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Big-screen blind spot: 'Groundhog Day'

Once in a while, a movie slips under your radar. For about, oh, 20 years. In 'Big-screen blind spot,' we sit down with those 'classic' movies everybody but us has seen and give them the nostalgia critic treatment.

Confession: Until this week, I had never seen "Groundhog Day," the 1993 Bill Murray film that has become so beloved and influential it's been placed in the Library of Congress's National Film Registry. You know, alongside "Citizen Kane" and "The Godfather."

Had I seen it in 1993 at the age of 8: I wouldn't have been interested in it. The film's humor comes from Murray's Heisman-like ability to express himself non-verbally and the message of a self-centered weatherman having to relive the same day over and over again until he stops being such a selfish person and changes his tune. Also, at that age, if it wasn't the Green Ranger, Ricky Steamboat or something in the process of exploding, I wouldn't have cared about it.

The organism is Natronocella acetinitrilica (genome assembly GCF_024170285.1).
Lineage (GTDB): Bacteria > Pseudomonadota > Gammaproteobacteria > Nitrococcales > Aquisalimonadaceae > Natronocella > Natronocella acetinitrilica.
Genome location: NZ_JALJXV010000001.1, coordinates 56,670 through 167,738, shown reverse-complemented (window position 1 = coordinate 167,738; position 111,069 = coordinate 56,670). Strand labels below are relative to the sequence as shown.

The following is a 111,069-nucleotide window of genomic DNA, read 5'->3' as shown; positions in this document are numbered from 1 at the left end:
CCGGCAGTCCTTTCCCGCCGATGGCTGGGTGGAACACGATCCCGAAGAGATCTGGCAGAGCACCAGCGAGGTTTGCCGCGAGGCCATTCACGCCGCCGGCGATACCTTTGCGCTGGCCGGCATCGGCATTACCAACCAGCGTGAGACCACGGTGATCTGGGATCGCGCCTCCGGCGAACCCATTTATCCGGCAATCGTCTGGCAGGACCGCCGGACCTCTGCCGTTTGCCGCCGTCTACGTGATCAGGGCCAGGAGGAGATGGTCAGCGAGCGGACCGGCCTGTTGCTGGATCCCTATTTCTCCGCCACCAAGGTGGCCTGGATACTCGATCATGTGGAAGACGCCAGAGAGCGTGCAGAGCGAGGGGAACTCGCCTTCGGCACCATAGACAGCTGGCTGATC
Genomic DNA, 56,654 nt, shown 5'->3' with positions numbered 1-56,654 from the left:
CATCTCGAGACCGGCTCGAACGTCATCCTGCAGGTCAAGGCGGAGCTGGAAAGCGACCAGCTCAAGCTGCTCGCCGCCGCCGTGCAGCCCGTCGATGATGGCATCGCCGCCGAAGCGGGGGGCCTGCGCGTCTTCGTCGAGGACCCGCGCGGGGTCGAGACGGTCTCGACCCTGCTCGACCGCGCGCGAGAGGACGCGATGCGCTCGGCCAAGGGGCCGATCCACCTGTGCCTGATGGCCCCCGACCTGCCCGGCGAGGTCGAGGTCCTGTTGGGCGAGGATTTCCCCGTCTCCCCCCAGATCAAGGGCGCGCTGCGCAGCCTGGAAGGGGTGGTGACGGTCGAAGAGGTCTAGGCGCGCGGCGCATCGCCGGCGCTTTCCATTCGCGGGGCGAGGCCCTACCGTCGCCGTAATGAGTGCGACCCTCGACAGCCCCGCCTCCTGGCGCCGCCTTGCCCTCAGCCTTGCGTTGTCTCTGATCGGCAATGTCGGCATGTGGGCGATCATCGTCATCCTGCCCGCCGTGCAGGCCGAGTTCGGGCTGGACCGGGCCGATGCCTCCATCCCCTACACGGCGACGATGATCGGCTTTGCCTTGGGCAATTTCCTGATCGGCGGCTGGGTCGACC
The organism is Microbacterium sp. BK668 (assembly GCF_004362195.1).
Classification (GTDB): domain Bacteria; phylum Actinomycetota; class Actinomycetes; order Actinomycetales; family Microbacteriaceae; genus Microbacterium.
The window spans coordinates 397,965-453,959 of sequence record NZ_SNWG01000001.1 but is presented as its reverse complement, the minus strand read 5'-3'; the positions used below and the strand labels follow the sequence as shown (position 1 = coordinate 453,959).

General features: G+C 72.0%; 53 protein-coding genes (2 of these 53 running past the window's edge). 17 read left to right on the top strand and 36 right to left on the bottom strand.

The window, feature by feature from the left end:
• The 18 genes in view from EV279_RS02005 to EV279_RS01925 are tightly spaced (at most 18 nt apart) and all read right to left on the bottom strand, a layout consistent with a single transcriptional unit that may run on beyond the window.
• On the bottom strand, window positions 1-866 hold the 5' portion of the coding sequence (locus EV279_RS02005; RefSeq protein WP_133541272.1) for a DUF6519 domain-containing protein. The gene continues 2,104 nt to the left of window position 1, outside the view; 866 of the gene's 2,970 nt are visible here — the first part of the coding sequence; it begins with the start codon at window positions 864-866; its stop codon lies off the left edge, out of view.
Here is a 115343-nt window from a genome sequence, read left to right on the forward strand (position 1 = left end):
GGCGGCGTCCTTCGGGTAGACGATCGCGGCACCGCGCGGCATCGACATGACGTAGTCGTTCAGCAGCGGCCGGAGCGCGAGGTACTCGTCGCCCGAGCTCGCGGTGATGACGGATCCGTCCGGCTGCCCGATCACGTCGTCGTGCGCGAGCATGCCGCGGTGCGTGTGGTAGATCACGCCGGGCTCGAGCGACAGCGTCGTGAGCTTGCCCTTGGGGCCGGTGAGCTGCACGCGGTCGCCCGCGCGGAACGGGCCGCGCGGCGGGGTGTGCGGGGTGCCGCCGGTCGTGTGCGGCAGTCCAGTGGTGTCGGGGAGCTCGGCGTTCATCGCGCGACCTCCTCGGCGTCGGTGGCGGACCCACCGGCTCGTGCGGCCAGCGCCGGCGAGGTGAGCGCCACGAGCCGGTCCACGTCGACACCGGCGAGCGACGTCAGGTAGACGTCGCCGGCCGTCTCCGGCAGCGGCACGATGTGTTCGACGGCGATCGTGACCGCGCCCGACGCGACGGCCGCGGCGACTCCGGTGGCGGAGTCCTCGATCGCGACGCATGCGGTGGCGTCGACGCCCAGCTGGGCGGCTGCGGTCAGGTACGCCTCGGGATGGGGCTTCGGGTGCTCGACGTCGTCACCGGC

Now: I love it. Quite frankly, I'm upset it took me this long to see this movie. It is hilarious. From the Ned Ryerson character to Murray's character adapting his repeated days to learn French and the piano, the movie literally makes something out of nothing with every minute. His frequent attempts to kill himself notwithstanding, the film is also a pretty quality love story, if a little unorthodox. One thing though: Did anyone else ponder how to approach this situation? Not saying I would totally lose it, but I have a feeling the average person would go nuts before realizing that true love with Andie MacDowell is the solution to your problem, right?

Must be noted: If you're a fan of this movie, you're going to lose your mind reading this list of interesting facts about the movie and original ideas for the script.

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Copyright © 2015, RedEye
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